The voice of victims:
Abolish ISA now
Abolish ISA now
Author : Chng Min Oh @ Zhuang Ming Hu (Singapore)
Translated by Secretariat of Sahabat Rakyat Johore Working Committee
|The Author delivered his speech at Hong Lim Park Speaker’s Corner on 2 February.|
[Editor’s note: This short article that goes straight to the point was emailed to us by Chng Min Oh @ Zhuang Ming Hu after we had received his long and informative article on the left-wing movement in Singapore during the 1960s. His email indicated that the short article was a speech to be delivered by him at the Hong Lim Park Speaker’s Corner on 2 February, between 4pm to 7pm, assuming that the programme was to proceed as planned. He will provide more in-depth discourse on the issue of Singapore’s left-wing labour movement if he has the chance to do so.
The writer indicated to our editorial board that the left-wing labour movement, or generally the left-wing political movement in Singapore, declined and eventually was decimated. This was not solely due to the suppressive actions (like the Operation Cold Store) by the ruling power, but also due to the sabotage and internal split within the leftist circle caused by the enemy, as well as the serious slip up of the leadership of the left-wing movement. The decline and ultimate decimation of the left-wing movement have given rise to exasperation and lament.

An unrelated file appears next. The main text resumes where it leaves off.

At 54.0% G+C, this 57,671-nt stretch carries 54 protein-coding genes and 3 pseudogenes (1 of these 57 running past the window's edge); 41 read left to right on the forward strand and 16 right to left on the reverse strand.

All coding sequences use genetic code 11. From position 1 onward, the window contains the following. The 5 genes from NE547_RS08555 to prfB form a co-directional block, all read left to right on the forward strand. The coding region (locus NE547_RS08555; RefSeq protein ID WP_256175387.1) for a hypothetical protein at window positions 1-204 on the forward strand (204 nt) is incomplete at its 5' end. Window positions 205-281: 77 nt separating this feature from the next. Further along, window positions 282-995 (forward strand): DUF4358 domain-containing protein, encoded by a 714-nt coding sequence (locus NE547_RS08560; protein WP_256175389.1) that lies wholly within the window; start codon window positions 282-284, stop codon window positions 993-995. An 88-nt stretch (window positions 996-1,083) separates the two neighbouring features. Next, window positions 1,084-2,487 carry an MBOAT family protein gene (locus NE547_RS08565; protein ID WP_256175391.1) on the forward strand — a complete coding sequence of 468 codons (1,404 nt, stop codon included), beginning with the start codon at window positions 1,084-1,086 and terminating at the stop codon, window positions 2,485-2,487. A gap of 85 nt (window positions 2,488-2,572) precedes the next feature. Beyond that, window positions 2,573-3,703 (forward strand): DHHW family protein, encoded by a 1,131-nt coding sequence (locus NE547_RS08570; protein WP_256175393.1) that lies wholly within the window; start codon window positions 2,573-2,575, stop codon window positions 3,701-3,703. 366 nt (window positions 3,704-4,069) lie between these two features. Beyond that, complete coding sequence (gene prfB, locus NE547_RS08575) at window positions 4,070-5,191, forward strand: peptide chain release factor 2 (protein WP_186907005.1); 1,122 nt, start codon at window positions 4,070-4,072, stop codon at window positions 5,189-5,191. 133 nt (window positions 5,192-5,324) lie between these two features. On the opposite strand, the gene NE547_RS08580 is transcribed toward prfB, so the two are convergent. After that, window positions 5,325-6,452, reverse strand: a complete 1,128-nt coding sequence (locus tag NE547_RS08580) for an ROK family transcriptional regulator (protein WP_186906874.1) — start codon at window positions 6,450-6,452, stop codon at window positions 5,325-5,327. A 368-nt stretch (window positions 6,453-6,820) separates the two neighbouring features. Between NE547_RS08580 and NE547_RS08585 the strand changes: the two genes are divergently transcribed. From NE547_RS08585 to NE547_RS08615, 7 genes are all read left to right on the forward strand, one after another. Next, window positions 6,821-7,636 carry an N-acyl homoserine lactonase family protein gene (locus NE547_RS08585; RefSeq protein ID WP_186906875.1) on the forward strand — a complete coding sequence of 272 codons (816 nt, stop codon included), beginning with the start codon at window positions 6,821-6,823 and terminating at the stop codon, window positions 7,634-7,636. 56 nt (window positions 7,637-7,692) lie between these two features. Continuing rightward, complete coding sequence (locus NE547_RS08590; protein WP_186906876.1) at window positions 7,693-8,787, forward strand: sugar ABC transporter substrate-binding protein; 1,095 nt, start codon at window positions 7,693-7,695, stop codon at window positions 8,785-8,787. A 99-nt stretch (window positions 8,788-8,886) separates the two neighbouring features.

That was his personal experience and in-depth perception acquired through involvement in the struggle. As a trade unionist involved in the movement at the material time, he feels obliged and that it is within his right to express his independent views on the historical events he participated half a century ago. His views are worthy of reference for future generations.
The following are the article and photos provided by the author. The photos’ captions are added by the editor relying on information furnished by the writer and others.